However, the audience is let in (again through clever cinematography) on who the birth mother is, even as lies are somewhat concurrently being told to the adoptive mother. What happens when one mother would like to meet, but the other would prefer to observe the former at distance?
Why does the birth mother not want to meet the adoptive mother? My guess is that she might feel inadvertently judged. Who would want to give up her flesh and blood, if they had happier circumstances?
The journey into Pekan Nanas is a familiar one to any Singaporean who has made road trips into Malaysia. The final scene, shot from a moving vehicle, centering on the family taking a photo with the village icon, was also extremely well-conceived. Was that a moment, seen through the eyes of the birth mother, as her eye was randomly caught by just another random family taking a photo?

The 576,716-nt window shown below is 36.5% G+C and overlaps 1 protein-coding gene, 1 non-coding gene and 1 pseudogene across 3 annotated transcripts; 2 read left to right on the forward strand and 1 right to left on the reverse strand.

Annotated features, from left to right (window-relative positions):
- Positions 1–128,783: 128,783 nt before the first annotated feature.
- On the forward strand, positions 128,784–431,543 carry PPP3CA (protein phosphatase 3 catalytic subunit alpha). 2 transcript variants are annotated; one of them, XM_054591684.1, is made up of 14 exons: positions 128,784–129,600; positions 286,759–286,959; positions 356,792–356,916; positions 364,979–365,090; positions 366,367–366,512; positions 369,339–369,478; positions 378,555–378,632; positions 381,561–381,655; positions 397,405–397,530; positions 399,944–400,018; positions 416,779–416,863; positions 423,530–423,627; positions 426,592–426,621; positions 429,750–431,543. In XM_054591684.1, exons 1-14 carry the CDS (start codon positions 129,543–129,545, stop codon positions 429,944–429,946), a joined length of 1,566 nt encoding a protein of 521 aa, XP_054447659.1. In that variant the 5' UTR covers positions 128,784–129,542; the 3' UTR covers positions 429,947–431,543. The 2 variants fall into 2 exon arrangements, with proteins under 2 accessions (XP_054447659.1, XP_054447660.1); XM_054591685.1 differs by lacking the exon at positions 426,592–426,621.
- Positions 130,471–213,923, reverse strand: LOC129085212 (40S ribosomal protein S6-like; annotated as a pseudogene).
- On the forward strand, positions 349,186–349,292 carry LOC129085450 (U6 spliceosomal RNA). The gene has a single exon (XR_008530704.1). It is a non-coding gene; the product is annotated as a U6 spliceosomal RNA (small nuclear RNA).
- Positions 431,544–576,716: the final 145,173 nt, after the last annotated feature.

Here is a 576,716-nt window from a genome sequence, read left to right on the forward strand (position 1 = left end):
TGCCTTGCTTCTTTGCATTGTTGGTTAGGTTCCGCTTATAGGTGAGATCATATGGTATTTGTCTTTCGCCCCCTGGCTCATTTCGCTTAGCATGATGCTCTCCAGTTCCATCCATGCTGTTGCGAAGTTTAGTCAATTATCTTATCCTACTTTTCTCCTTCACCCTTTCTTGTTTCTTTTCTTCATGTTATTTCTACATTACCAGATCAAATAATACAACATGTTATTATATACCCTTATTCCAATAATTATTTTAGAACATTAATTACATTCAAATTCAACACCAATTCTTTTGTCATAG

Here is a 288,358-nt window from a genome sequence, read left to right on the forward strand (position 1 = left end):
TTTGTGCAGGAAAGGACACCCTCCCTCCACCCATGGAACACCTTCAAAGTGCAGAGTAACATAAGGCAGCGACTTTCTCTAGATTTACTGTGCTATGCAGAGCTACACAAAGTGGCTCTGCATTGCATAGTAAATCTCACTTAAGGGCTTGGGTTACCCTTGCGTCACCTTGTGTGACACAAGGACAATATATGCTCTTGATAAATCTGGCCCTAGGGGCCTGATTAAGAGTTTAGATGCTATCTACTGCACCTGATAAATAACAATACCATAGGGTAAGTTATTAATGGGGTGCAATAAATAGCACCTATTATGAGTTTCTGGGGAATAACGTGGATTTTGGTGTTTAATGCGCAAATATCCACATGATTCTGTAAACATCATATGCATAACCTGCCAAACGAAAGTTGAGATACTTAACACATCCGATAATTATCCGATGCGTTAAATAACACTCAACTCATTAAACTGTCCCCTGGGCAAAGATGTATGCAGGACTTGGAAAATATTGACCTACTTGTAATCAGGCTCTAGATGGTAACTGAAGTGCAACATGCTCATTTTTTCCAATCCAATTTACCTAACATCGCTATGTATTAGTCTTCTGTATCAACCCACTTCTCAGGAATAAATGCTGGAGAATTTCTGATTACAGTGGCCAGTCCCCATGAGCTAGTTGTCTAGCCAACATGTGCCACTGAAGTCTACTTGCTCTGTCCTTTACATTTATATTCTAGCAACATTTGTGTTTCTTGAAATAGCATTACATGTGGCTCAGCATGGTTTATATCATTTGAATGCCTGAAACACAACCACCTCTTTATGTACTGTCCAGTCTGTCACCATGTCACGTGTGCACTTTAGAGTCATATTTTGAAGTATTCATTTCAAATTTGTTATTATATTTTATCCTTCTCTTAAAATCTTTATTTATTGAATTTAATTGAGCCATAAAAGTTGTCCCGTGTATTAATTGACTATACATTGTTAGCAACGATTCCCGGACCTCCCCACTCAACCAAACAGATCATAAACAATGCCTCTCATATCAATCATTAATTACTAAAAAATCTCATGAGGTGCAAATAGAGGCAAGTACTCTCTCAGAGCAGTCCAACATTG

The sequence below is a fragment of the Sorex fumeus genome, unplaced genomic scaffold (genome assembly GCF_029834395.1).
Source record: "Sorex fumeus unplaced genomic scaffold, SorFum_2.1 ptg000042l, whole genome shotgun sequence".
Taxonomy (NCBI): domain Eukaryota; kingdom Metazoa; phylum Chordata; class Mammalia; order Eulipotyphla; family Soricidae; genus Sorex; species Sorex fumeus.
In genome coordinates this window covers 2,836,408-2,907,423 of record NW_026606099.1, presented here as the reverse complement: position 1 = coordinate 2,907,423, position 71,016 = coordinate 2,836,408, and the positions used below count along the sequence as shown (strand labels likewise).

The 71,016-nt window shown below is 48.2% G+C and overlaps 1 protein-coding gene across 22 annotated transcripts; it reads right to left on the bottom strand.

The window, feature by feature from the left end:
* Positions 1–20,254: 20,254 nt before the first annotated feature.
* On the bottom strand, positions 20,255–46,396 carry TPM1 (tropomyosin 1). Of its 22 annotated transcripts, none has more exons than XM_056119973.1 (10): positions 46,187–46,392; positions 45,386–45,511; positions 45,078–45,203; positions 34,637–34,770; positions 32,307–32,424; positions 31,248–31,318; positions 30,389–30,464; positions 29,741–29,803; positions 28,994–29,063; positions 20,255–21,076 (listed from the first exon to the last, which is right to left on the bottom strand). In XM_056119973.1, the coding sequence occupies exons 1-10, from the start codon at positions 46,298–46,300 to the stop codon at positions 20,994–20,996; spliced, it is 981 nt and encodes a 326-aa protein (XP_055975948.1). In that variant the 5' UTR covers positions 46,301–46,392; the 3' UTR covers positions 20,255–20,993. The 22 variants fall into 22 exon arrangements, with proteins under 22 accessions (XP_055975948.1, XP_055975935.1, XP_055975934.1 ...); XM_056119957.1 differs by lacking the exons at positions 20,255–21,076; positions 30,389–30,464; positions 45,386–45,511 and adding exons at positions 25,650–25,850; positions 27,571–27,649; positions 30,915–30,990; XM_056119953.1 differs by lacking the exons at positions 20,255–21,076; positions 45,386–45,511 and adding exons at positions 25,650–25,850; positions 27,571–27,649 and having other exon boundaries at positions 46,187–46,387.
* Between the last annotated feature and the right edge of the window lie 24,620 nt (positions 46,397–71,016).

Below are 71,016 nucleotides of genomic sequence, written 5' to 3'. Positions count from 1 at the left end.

Perhaps there is another subtle layer of meaning in the film, about the relationship between our two countries beyond the overt story – is it a birth/adoptive one? Guess we have been more acclimatised to the abang/adek relationship, or the one of the disobedient child being kicked out of the house.
Parting by Boo Junfeng
I found this the saddest of them all. Yes, I was more or less a mess of tears throughout all the films, but this one hit me the hardest.
An old man finally decides, after almost 40 years, to seek out his ex-girlfriend. But everything has changed. The KTM train no longer stops at Tanjong Pagar, his short-term memory is not what it was, the phone numbers are not what it was, her home has been demolished… EVERYTHING as he knows it, is gone.